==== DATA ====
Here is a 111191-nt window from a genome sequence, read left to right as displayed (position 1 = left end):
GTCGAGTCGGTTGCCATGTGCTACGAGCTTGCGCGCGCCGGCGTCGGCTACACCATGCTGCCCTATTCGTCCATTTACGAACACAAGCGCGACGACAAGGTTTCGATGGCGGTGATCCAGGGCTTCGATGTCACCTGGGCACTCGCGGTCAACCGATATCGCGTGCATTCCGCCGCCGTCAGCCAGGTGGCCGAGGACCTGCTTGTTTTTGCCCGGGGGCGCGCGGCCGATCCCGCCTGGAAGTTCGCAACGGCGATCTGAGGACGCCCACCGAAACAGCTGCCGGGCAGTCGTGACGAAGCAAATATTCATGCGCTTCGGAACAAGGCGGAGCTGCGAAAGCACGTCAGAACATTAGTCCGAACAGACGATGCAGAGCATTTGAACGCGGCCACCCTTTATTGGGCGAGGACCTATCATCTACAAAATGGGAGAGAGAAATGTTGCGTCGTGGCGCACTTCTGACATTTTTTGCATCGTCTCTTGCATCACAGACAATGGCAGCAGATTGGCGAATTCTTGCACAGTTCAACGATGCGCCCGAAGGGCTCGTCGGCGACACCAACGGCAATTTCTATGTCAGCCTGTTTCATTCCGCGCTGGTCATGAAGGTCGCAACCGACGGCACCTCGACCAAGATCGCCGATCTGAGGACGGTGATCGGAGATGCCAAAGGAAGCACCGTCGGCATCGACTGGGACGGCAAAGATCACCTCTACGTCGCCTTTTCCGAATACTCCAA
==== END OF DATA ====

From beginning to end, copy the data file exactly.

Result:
Here is a 111191-nt window from a genome sequence, read left to right as displayed (position 1 = left end):
GTCGAGTCGGTTGCCATGTGCTACGAGCTTGCGCGCGCCGGCGTCGGCTACACCATGCTGCCCTATTCGTCCATTTACGAACACAAGCGCGACGACAAGGTTTCGATGGCGGTGATCCAGGGCTTCGATGTCACCTGGGCACTCGCGGTCAACCGATATCGCGTGCATTCCGCCGCCGTCAGCCAGGTGGCCGAGGACCTGCTTGTTTTTGCCCGGGGGCGCGCGGCCGATCCCGCCTGGAAGTTCGCAACGGCGATCTGAGGACGCCCACCGAAACAGCTGCCGGGCAGTCGTGACGAAGCAAATATTCATGCGCTTCGGAACAAGGCGGAGCTGCGAAAGCACGTCAGAACATTAGTCCGAACAGACGATGCAGAGCATTTGAACGCGGCCACCCTTTATTGGGCGAGGACCTATCATCTACAAAATGGGAGAGAGAAATGTTGCGTCGTGGCGCACTTCTGACATTTTTTGCATCGTCTCTTGCATCACAGACAATGGCAGCAGATTGGCGAATTCTTGCACAGTTCAACGATGCGCCCGAAGGGCTCGTCGGCGACACCAACGGCAATTTCTATGTCAGCCTGTTTCATTCCGCGCTGGTCATGAAGGTCGCAACCGACGGCACCTCGACCAAGATCGCCGATCTGAGGACGGTGATCGGAGATGCCAAAGGAAGCACCGTCGGCATCGACTGGGACGGCAAAGATCACCTCTACGTCGCCTTTTCCGAATACTCCAA